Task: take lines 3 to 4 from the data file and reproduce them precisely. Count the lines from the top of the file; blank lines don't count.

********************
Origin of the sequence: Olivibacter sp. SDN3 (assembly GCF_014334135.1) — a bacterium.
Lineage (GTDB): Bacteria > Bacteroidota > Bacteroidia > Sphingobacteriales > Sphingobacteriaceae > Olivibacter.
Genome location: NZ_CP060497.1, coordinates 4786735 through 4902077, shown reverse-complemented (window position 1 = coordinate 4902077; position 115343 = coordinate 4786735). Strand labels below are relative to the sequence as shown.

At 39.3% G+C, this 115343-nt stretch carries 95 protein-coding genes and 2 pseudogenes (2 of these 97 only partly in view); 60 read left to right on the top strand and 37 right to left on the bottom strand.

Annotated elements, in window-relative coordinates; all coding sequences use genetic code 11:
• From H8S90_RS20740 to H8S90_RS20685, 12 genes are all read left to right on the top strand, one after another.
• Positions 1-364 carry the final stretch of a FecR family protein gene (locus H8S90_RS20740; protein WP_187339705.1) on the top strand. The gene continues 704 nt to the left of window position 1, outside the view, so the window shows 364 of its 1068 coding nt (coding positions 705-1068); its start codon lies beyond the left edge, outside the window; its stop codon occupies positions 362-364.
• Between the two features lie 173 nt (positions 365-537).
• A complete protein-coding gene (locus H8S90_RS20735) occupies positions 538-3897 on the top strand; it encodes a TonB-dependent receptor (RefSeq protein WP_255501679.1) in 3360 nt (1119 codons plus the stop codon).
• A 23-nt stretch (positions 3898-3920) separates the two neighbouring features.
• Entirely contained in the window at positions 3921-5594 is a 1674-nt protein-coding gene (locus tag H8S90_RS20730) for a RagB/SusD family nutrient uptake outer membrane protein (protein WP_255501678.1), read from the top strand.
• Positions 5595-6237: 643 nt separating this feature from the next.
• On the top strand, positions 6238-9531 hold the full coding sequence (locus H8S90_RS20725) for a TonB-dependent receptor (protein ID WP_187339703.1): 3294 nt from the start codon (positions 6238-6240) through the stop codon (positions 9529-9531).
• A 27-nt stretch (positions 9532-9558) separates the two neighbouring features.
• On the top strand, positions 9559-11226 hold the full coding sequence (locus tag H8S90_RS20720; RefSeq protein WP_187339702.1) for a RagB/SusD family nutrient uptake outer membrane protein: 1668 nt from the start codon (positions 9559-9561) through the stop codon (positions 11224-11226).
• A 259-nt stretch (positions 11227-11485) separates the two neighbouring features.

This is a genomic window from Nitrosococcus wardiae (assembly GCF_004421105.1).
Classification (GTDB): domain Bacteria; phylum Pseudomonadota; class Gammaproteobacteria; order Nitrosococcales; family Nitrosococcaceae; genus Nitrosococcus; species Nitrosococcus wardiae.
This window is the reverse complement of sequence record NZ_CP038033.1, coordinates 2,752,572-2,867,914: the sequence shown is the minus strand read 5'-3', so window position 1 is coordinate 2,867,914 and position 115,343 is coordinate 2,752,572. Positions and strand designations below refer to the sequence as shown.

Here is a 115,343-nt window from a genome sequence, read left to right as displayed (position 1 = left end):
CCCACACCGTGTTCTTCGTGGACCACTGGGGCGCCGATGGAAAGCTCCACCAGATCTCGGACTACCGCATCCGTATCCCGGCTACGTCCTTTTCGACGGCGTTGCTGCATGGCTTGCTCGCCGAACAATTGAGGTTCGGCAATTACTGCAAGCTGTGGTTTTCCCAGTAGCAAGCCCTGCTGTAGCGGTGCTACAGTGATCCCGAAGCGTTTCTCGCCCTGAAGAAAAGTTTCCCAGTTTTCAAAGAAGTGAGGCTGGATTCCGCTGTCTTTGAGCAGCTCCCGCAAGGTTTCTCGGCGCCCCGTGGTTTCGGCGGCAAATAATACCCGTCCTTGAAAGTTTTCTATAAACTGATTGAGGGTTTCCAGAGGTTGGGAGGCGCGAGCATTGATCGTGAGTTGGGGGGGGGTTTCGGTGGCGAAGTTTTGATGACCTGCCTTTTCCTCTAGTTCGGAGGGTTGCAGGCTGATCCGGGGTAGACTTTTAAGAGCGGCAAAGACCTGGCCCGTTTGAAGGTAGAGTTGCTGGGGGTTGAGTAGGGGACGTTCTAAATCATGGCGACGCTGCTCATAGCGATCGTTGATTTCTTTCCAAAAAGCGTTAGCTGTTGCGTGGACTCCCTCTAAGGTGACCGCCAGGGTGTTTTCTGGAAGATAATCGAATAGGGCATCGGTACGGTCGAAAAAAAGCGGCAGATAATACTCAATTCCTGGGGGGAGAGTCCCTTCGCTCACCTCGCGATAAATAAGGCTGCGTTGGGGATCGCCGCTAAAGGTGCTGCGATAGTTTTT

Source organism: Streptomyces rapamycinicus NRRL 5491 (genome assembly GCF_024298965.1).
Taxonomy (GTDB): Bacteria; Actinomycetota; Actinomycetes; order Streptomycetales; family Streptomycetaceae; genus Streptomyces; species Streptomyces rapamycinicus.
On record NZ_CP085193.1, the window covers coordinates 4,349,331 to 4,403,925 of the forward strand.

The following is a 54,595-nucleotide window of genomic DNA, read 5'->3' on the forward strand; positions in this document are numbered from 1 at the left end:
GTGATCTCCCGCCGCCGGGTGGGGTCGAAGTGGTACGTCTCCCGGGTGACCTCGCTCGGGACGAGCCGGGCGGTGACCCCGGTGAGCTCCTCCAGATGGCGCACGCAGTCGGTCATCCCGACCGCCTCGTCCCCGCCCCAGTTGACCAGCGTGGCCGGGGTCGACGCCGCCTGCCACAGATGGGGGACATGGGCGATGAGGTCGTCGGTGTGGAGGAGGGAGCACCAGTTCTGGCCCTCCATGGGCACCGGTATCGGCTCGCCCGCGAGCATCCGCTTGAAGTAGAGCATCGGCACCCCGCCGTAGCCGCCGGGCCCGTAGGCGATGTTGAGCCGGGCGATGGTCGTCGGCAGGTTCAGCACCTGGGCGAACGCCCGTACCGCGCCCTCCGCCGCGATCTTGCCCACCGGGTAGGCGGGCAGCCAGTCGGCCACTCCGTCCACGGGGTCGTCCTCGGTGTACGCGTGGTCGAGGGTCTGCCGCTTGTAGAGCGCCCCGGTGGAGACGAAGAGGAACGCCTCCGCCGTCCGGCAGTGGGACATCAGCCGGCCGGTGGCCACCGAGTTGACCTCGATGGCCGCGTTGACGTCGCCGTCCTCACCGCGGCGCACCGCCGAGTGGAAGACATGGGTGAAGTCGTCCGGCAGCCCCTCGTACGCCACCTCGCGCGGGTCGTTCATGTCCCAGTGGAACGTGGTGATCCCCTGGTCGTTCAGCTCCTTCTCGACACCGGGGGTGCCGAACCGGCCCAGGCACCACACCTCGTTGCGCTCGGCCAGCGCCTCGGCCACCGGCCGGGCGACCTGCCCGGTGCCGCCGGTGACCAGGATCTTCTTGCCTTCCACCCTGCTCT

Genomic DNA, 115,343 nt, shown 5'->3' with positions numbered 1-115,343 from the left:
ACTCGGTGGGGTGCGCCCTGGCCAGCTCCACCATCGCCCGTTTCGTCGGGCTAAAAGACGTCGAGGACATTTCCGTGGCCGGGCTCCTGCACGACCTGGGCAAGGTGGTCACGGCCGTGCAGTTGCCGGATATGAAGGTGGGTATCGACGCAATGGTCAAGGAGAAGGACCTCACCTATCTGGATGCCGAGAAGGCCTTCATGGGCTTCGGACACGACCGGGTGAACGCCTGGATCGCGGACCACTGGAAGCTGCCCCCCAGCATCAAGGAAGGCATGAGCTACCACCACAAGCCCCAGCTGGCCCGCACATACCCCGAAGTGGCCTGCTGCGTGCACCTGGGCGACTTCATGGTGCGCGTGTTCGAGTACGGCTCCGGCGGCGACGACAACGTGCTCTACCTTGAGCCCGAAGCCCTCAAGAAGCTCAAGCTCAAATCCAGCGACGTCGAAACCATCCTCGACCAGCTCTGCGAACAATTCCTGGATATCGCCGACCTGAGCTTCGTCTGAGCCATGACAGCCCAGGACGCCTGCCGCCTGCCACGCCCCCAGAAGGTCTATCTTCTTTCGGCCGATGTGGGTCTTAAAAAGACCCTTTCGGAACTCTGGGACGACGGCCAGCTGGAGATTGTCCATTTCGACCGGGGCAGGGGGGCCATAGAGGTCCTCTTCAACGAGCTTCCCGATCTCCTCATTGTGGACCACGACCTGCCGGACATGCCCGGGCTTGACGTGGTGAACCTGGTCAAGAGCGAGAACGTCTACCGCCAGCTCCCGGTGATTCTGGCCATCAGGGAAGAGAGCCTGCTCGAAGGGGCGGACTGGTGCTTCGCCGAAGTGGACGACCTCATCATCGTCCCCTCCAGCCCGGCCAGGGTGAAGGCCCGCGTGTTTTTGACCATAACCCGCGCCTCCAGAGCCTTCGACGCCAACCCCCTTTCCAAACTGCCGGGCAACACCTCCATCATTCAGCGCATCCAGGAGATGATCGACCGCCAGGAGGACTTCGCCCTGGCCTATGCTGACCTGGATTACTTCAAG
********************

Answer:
Genome location: NZ_CP060497.1, coordinates 4786735 through 4902077, shown reverse-complemented (window position 1 = coordinate 4902077; position 115343 = coordinate 4786735). Strand labels below are relative to the sequence as shown.

At 39.3% G+C, this 115343-nt stretch carries 95 protein-coding genes and 2 pseudogenes (2 of these 97 only partly in view); 60 read left to right on the top strand and 37 right to left on the bottom strand.